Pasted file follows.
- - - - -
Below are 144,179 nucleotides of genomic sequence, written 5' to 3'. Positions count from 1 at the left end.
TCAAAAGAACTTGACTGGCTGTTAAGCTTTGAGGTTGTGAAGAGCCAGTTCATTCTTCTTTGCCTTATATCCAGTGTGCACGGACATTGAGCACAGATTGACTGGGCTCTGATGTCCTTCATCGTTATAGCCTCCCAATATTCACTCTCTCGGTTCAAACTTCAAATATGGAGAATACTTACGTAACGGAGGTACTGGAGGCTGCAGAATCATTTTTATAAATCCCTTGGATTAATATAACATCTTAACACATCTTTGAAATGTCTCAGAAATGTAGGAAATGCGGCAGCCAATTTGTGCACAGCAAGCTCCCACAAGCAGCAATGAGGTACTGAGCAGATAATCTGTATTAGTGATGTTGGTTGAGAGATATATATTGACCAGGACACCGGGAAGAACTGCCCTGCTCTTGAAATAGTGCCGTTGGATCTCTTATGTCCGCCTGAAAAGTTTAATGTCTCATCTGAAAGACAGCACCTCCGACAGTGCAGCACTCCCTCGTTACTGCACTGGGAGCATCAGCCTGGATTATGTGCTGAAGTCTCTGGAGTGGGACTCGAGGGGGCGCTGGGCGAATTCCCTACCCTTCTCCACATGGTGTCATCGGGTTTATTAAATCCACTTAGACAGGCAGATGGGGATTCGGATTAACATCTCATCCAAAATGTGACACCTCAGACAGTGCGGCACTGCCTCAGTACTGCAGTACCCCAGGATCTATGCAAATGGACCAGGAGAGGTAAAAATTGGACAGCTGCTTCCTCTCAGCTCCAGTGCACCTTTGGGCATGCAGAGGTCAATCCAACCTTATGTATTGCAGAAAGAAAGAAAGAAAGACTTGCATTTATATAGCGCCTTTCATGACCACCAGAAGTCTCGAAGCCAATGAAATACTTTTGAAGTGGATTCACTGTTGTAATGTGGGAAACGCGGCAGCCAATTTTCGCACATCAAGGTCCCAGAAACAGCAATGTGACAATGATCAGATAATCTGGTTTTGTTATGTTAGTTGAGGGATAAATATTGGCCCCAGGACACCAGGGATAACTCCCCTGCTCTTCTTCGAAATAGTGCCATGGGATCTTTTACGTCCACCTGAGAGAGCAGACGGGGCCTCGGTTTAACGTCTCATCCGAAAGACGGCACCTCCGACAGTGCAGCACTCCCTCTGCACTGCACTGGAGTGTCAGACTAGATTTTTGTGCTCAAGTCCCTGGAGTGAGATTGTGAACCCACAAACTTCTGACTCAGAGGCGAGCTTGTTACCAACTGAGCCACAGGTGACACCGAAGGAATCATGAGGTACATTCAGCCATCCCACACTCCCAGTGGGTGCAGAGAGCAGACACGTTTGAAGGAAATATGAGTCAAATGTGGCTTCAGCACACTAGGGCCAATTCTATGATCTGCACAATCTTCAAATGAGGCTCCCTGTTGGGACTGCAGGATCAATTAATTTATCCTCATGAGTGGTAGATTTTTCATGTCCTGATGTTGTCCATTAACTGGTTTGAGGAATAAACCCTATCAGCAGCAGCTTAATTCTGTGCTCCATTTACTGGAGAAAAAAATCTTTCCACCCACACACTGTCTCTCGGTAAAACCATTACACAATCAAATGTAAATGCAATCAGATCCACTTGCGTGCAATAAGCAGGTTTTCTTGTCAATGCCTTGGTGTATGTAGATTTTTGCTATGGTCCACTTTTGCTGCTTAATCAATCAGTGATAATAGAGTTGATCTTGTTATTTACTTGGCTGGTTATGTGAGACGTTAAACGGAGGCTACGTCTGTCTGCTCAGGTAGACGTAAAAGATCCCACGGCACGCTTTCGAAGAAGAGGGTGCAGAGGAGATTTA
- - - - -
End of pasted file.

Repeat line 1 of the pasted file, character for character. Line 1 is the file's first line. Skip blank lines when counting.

Below are 144,179 nucleotides of genomic sequence, written 5' to 3'. Positions count from 1 at the left end.